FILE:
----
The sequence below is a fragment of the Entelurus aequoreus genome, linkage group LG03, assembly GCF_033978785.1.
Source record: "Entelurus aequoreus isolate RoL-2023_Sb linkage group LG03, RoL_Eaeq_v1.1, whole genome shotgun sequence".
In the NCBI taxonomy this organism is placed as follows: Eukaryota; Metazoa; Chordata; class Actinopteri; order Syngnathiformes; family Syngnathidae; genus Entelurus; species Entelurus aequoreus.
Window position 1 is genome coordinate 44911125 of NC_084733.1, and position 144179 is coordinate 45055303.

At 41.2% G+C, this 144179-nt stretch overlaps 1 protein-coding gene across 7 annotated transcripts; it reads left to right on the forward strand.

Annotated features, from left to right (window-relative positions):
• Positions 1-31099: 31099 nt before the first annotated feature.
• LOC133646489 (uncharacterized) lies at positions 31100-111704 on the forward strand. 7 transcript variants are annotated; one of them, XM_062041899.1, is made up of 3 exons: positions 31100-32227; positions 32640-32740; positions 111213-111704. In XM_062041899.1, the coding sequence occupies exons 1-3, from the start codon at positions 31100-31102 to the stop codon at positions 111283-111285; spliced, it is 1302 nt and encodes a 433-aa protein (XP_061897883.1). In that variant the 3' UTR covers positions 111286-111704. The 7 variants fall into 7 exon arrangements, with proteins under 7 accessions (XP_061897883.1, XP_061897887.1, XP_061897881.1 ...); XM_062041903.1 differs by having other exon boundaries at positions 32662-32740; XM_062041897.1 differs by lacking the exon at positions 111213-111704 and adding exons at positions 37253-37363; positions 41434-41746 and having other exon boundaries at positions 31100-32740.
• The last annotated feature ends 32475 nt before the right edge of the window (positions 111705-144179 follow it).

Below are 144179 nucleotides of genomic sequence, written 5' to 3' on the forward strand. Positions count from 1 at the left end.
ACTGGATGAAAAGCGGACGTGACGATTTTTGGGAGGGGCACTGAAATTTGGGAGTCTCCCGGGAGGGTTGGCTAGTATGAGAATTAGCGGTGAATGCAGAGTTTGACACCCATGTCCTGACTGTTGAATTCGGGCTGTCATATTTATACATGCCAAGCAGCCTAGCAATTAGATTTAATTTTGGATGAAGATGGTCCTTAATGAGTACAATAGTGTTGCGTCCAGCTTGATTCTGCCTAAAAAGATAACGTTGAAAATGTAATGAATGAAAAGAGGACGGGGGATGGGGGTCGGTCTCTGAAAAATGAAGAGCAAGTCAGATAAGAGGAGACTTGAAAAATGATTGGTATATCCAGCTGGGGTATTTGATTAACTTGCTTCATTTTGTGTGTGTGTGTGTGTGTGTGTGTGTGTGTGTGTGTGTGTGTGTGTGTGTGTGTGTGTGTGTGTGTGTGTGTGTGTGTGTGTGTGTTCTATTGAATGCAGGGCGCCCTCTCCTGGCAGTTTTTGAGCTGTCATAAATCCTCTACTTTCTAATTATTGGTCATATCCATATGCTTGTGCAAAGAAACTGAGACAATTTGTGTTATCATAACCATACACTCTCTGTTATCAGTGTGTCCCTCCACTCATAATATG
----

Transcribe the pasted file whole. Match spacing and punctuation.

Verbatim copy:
The sequence below is a fragment of the Entelurus aequoreus genome, linkage group LG03, assembly GCF_033978785.1.
Source record: "Entelurus aequoreus isolate RoL-2023_Sb linkage group LG03, RoL_Eaeq_v1.1, whole genome shotgun sequence".
In the NCBI taxonomy this organism is placed as follows: Eukaryota; Metazoa; Chordata; class Actinopteri; order Syngnathiformes; family Syngnathidae; genus Entelurus; species Entelurus aequoreus.
Window position 1 is genome coordinate 44911125 of NC_084733.1, and position 144179 is coordinate 45055303.

At 41.2% G+C, this 144179-nt stretch overlaps 1 protein-coding gene across 7 annotated transcripts; it reads left to right on the forward strand.

Annotated features, from left to right (window-relative positions):
• Positions 1-31099: 31099 nt before the first annotated feature.
• LOC133646489 (uncharacterized) lies at positions 31100-111704 on the forward strand. 7 transcript variants are annotated; one of them, XM_062041899.1, is made up of 3 exons: positions 31100-32227; positions 32640-32740; positions 111213-111704. In XM_062041899.1, the coding sequence occupies exons 1-3, from the start codon at positions 31100-31102 to the stop codon at positions 111283-111285; spliced, it is 1302 nt and encodes a 433-aa protein (XP_061897883.1). In that variant the 3' UTR covers positions 111286-111704. The 7 variants fall into 7 exon arrangements, with proteins under 7 accessions (XP_061897883.1, XP_061897887.1, XP_061897881.1 ...); XM_062041903.1 differs by having other exon boundaries at positions 32662-32740; XM_062041897.1 differs by lacking the exon at positions 111213-111704 and adding exons at positions 37253-37363; positions 41434-41746 and having other exon boundaries at positions 31100-32740.
• The last annotated feature ends 32475 nt before the right edge of the window (positions 111705-144179 follow it).

Below are 144179 nucleotides of genomic sequence, written 5' to 3' on the forward strand. Positions count from 1 at the left end.
ACTGGATGAAAAGCGGACGTGACGATTTTTGGGAGGGGCACTGAAATTTGGGAGTCTCCCGGGAGGGTTGGCTAGTATGAGAATTAGCGGTGAATGCAGAGTTTGACACCCATGTCCTGACTGTTGAATTCGGGCTGTCATATTTATACATGCCAAGCAGCCTAGCAATTAGATTTAATTTTGGATGAAGATGGTCCTTAATGAGTACAATAGTGTTGCGTCCAGCTTGATTCTGCCTAAAAAGATAACGTTGAAAATGTAATGAATGAAAAGAGGACGGGGGATGGGGGTCGGTCTCTGAAAAATGAAGAGCAAGTCAGATAAGAGGAGACTTGAAAAATGATTGGTATATCCAGCTGGGGTATTTGATTAACTTGCTTCATTTTGTGTGTGTGTGTGTGTGTGTGTGTGTGTGTGTGTGTGTGTGTGTGTGTGTGTGTGTGTGTGTGTGTGTGTGTGTGTGTGTGTGTGTTCTATTGAATGCAGGGCGCCCTCTCCTGGCAGTTTTTGAGCTGTCATAAATCCTCTACTTTCTAATTATTGGTCATATCCATATGCTTGTGCAAAGAAACTGAGACAATTTGTGTTATCATAACCATACACTCTCTGTTATCAGTGTGTCCCTCCACTCATAATATG